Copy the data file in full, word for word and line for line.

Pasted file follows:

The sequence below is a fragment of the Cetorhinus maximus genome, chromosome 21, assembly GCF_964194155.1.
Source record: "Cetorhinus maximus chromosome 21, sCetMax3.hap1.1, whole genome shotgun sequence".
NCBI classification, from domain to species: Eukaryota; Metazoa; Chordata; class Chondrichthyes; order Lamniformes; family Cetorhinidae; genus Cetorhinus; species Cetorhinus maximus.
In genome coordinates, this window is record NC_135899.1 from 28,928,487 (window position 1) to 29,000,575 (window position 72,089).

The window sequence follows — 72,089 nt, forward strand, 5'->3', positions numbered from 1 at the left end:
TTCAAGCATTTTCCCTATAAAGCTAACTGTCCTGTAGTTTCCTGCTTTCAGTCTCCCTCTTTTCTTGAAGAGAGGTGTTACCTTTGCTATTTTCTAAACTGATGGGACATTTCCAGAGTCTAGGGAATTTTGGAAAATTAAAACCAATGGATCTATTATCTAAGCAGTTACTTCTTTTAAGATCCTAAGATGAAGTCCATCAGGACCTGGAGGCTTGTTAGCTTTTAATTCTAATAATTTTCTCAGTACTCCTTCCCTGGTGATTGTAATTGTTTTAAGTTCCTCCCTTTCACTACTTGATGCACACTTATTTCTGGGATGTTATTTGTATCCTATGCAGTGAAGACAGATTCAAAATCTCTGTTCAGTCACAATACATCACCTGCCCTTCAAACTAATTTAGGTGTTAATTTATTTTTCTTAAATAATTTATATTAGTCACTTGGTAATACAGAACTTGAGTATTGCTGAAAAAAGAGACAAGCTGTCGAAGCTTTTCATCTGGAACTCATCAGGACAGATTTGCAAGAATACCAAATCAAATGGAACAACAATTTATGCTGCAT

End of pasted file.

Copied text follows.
The sequence below is a fragment of the Cetorhinus maximus genome, chromosome 21, assembly GCF_964194155.1.
Source record: "Cetorhinus maximus chromosome 21, sCetMax3.hap1.1, whole genome shotgun sequence".
NCBI classification, from domain to species: Eukaryota; Metazoa; Chordata; class Chondrichthyes; order Lamniformes; family Cetorhinidae; genus Cetorhinus; species Cetorhinus maximus.
In genome coordinates, this window is record NC_135899.1 from 28,928,487 (window position 1) to 29,000,575 (window position 72,089).

The window sequence follows — 72,089 nt, forward strand, 5'->3', positions numbered from 1 at the left end:
TTCAAGCATTTTCCCTATAAAGCTAACTGTCCTGTAGTTTCCTGCTTTCAGTCTCCCTCTTTTCTTGAAGAGAGGTGTTACCTTTGCTATTTTCTAAACTGATGGGACATTTCCAGAGTCTAGGGAATTTTGGAAAATTAAAACCAATGGATCTATTATCTAAGCAGTTACTTCTTTTAAGATCCTAAGATGAAGTCCATCAGGACCTGGAGGCTTGTTAGCTTTTAATTCTAATAATTTTCTCAGTACTCCTTCCCTGGTGATTGTAATTGTTTTAAGTTCCTCCCTTTCACTACTTGATGCACACTTATTTCTGGGATGTTATTTGTATCCTATGCAGTGAAGACAGATTCAAAATCTCTGTTCAGTCACAATACATCACCTGCCCTTCAAACTAATTTAGGTGTTAATTTATTTTTCTTAAATAATTTATATTAGTCACTTGGTAATACAGAACTTGAGTATTGCTGAAAAAAGAGACAAGCTGTCGAAGCTTTTCATCTGGAACTCATCAGGACAGATTTGCAAGAATACCAAATCAAATGGAACAACAATTTATGCTGCAT